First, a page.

January 26, 2022
In The Public Interest
Copyright : LIU MING

Here’s what

. . . we are learning —

“Friendship, like the immortality of the soul, is too good to be believed.”

Ralph Waldo Emerson

In his essay Friendship, Ralph Waldo Emerson argues that “we have a great deal more kindness than is ever spoken.” Despite our human capacity for “selfishness,” he writes, “the whole human family is bathed with an element of love like a fine ether.”

Recently, I posted a question to Facebook friends asking, “Thus far, what do you think you’ve learned from Covid-19?”  I have little presence on FB, but nonetheless this time of mostly self-isolation caused me to wonder what my FB friends are thinking.  

The post elicited many comments, most of which were original and not replies.  Responses came from folks living as far away as Grand Rapids, Michigan; Boston, Los Angeles, Maryland, North Carolina, and Vermont.  Most came from Northeast Florida.  

The brief lessons learned from these willing friends are serious, provocative, and inspirational.  Though in no way representative of a broad public response to what this time is teaching many of us, the comments nonetheless reveal that this time apart has allowed for deep personal reflection.    

Solitude will do that.

Most of these folks feel grateful, to health care and other essential but all too often poorly paid workers; for being healthy thus far; and for being able to step back from harried busy-ness; for family.

For the quiet.

Most are profoundly conscious of how much meaning and purpose their friends bring to their lives, and how much they miss quality time together.  Clearly being human has something to do with friendship. 

Comments reveal a longing for in-person human connection, and while revealing gratitude for technologies that allow us to “see” each other, respondents lament the distance and artificiality and feel “zoomed out.”

Few mentioned the current political climate, and those who did sadly commented about economic inequities, the politicalization of health care, and continued divisiveness.

You can read the responses below, as one piece, without attribution.

Stay well.

Question: Thus far, what do you think you’ve learned from Covid-19?

One: A market response is inappropriate.

Two: From a practical view, working remotely is doable and I’m getting used to it. The traffic between my bedroom to my kitchen can be brutal though! 😉 I have learned greater patience except when I encounter people who don’t wear masks in stores and who view not wearing masks as a right.

Three: I’ve learned a lot about people in my circle that I didn’t know. Some . . . inspirational. Others . . . disappointing.  Still others . . . disgust.

Four: I’ve learned to cope with disappointment, quasi-isolation, and formless days, but also to be grateful that no one I love has gotten sick.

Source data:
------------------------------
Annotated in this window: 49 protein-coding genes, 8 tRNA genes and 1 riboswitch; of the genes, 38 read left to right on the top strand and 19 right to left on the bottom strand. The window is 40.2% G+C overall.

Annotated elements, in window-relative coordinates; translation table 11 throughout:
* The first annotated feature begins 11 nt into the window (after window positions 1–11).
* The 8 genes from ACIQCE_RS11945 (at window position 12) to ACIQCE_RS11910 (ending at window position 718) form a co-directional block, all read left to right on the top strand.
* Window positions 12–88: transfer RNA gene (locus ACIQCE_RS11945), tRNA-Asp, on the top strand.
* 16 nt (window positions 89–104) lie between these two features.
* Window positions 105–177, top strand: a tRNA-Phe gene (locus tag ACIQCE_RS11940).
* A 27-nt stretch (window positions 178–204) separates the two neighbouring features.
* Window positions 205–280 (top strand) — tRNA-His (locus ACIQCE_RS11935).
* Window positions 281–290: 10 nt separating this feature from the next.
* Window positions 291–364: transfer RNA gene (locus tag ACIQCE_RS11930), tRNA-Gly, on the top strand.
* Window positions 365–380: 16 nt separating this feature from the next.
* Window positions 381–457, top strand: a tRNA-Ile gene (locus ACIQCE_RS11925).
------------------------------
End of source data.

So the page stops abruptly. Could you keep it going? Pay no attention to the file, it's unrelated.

Five: 1. The virus was in the USA last November 2. Fear is worse than risk 3. American didn’t need fines and punishment to comply with simple home quarantine recommendations as China and the EU required.

Six: I love my Virtual business. Love building an on-line business. I am in my element. Feel thrilled that I have worked at this for many years. So happy for the introspection and growth. I have to manage how I look at the world. The diversity of perspectives among my friends, peers and associates are amazing and challenging. I have had to delete and block many. I don’t care. They are not being loving or kind. I love, adore not having to go to events, meaningless events. I learned that the gap between the haves and have nots is way bigger than most imaging. Learned that supporting women in small business is one of the most important action steps I can take. I run several entrepreneurial groups for women and women of color. They are determined, fighters. True goddess warriors.

Seven: I’ve learned that it’s much easier to gain weight so we put a pretty nice gym in our family room over the garage. I’ve learned to appreciate, even more my hummingbirds, songbirds, bunnies, flowers. And I’ve found deeper faith. And last but certainly not least, I’ve learned not to take time with my family for granted.

Eight: We’ve learned a lot about who is an essential worker and who is completely useless in a world crisis. We’ve learned that poverty is a co-morbidity, as is being brown or black. We’ve learned that we pay one collective price for health care, and if we don’t cover everybody, even those who are undocumented, we will be all be at risk in a pandemic. On a lighter note, the birds have gotten dumb from the lighter traffic. I have had two graze my car as I drive down our rural Vermont road.